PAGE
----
Like many, many people — including, supposedly, one out of every five households in the UK — I have a copy of Pink Floyd’s masterpiece Dark Side of the Moon. And like the vast majority of those people, I don’t listen to it much anymore.

Instead, I listen to an album called Dub Side of the Moon, by a NYC pickup group called the Easy Star All Stars. For those of you who aren’t familiar with this 2003 album: that’s right, this is a dub-reggae version of the Pink Floyd classic. It is also a masterpiece in its own right. It has been on the Billbaord (reggae) charts for 100 weeks, an echo (pun intended) of the original’s unequalled 724-week chart reign.

Dub Side of the Moon is not, not, not a cheap tribute album. It is not a group of well-known artists getting together to pay tribute to one of their influences (e.g., Two Rooms – Celebrating the Songs of Elton John & Bernie Taupin or Common Thread – The Songs of the Eagles), although it does feature well-known reggage and blues musicians like vocalist Ranking Joe, the harmony group Meditations, and guitarist Corey Harris. Nor is it the work of a smarmy parody act (Dread Zeppelin), nor is it a paint-by-numbers emulation (Beatlemania).

Dub Side of the Moon is, finally, the delivery of a pregnant idea. Dub music has a fair bit in common with progressive rock, and fans of the latter often share an affinity for the former. The spaciness, shifting textures, rhythmic juxtapositions, and emphasis on instrumentals over vocals are common to both. I remember listening to the productions of the UK-based dub wizard The Mad Professor in the early 1980s and thinking about how similar it sounded to British art-rock. I may have even segued from the Mad Professor into Floyd on my radio show back then.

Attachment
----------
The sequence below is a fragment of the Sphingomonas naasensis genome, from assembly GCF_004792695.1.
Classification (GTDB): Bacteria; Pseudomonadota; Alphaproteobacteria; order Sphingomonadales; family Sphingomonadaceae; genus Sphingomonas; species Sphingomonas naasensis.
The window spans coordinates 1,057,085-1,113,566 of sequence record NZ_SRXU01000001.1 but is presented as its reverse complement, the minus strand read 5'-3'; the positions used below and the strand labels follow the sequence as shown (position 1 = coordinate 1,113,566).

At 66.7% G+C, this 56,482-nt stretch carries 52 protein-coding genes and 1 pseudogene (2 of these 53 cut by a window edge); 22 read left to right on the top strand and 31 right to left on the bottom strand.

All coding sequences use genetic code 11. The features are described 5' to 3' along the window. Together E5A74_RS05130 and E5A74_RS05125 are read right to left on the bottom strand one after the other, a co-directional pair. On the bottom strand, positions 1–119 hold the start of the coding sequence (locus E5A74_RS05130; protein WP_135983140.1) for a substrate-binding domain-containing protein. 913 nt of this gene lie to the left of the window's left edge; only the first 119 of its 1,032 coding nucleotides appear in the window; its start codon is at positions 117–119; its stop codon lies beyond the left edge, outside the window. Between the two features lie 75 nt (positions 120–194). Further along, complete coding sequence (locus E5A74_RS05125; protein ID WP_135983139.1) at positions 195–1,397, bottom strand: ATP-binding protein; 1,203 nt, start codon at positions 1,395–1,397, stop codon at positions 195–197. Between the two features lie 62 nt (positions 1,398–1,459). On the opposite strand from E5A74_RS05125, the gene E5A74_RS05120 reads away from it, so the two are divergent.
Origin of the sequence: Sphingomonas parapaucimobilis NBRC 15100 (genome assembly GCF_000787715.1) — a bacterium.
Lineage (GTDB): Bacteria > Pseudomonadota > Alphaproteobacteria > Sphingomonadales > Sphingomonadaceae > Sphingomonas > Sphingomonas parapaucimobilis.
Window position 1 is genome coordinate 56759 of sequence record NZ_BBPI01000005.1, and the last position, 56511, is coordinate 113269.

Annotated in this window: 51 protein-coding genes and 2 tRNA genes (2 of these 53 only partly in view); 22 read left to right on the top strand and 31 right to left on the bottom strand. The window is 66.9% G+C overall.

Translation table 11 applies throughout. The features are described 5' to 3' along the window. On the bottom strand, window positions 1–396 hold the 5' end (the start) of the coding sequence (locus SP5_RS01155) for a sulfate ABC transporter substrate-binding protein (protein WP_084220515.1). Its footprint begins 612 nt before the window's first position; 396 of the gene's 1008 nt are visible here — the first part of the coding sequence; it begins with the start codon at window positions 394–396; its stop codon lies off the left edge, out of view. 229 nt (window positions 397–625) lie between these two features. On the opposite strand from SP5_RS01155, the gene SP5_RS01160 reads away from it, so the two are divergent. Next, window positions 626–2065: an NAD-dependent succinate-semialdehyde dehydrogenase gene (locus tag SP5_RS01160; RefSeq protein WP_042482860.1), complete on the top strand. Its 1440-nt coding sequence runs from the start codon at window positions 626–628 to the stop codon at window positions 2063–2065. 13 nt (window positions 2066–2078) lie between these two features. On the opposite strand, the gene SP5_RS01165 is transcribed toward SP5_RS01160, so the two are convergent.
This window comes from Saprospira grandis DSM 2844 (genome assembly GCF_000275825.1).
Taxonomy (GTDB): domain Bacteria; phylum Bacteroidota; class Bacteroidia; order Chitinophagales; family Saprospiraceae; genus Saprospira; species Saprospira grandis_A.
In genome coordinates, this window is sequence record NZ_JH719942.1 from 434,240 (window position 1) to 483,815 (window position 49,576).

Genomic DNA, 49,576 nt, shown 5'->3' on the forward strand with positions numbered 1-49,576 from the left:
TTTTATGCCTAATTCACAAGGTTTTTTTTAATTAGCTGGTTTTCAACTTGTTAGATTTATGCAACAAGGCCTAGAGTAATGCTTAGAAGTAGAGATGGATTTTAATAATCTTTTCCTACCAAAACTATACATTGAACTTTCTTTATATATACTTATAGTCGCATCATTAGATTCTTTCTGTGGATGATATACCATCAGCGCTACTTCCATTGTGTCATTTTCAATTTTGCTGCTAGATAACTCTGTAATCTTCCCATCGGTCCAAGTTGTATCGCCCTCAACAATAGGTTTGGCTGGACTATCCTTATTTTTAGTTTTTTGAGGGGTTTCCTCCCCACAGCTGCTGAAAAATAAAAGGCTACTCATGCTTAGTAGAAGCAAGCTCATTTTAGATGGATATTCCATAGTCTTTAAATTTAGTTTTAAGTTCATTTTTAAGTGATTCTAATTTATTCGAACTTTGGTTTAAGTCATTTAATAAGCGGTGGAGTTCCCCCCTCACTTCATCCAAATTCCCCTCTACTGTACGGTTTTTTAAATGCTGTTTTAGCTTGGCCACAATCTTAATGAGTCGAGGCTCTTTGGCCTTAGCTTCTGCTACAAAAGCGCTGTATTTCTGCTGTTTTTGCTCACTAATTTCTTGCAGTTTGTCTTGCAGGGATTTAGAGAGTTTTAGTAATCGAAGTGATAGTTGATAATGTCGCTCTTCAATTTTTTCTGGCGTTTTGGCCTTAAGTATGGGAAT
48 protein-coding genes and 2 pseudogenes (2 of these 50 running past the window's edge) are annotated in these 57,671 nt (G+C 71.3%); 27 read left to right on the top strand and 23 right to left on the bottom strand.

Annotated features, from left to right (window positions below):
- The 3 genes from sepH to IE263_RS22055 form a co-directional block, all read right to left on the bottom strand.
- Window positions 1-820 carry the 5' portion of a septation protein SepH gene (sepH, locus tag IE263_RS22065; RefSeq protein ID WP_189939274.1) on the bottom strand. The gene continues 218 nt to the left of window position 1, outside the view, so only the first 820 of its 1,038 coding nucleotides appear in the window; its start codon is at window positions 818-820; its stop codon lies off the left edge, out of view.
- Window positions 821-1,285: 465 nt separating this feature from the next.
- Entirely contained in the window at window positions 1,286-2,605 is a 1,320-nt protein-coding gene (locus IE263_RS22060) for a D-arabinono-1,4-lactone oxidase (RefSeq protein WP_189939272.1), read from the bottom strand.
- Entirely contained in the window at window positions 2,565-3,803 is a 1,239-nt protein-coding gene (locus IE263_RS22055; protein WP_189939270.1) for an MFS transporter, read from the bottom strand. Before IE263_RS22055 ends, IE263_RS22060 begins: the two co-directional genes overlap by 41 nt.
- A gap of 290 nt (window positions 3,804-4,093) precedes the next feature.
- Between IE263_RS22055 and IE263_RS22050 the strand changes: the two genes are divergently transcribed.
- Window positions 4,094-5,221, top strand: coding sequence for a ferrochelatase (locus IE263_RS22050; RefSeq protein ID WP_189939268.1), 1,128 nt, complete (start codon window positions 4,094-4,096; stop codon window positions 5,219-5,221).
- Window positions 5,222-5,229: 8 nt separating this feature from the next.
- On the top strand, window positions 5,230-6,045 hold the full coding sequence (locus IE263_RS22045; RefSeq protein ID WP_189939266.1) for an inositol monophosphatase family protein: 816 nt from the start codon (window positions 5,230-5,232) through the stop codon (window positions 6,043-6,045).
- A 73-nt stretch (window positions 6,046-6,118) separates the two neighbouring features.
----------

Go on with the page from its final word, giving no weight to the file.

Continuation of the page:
On this album, the original material is treated with respect as it is transmogrified into dub language. Michael Goldwasser, the producer, was judicious in the elements he decided to change rather than emulate. For example, marijuana becomes part of the metaphor of paranoia that pervades the original album; hence the cash-register noises in “Money” are now the sounds of bong hits and coughing. David Gilmour’s soaring guitar solo in “Time” becomes a Ranking Joe toasting rap: “Time is the master, time can be a disaster.”

The sound quality of the album is amazing; it’s tailor made for iPods and earbuds, just as the original benefited from big clunky ear-surrounding headphones plugged into your stereo. It is also, allegedly, tailor made for listening while The Wizard of Oz plays on your VCR, just like the original.

I find myself listening to Dub Side of the Moon over and over again. I even saw the Easy Star All Stars perform it in its entirely at a downtown club a couple of years ago; the album has become so popular that the core group tours it internationally. Easy Star Records has followed with a Radiohead tribute called, of course, Radiodread.

Now, I have a request to the Easy Star All Stars: how about a dub version of a certain classic Yes album? One tune in particular cries out for the dub treatment. You could call it “And I and I.”

Postscript: the Easy Star All Stars released Dubber Side of the Moon, an album of remixes featuring such legendary dub producers as Scientist, Adrian Sherwood, and The Mad Professor, in October 2010.  It displaced Dub Side of the Moon after a Billboard reggae chart run of about 200 weeks.  I just listened to the new one.  Lots of wacky, spacy effects… but not as good as the “original.”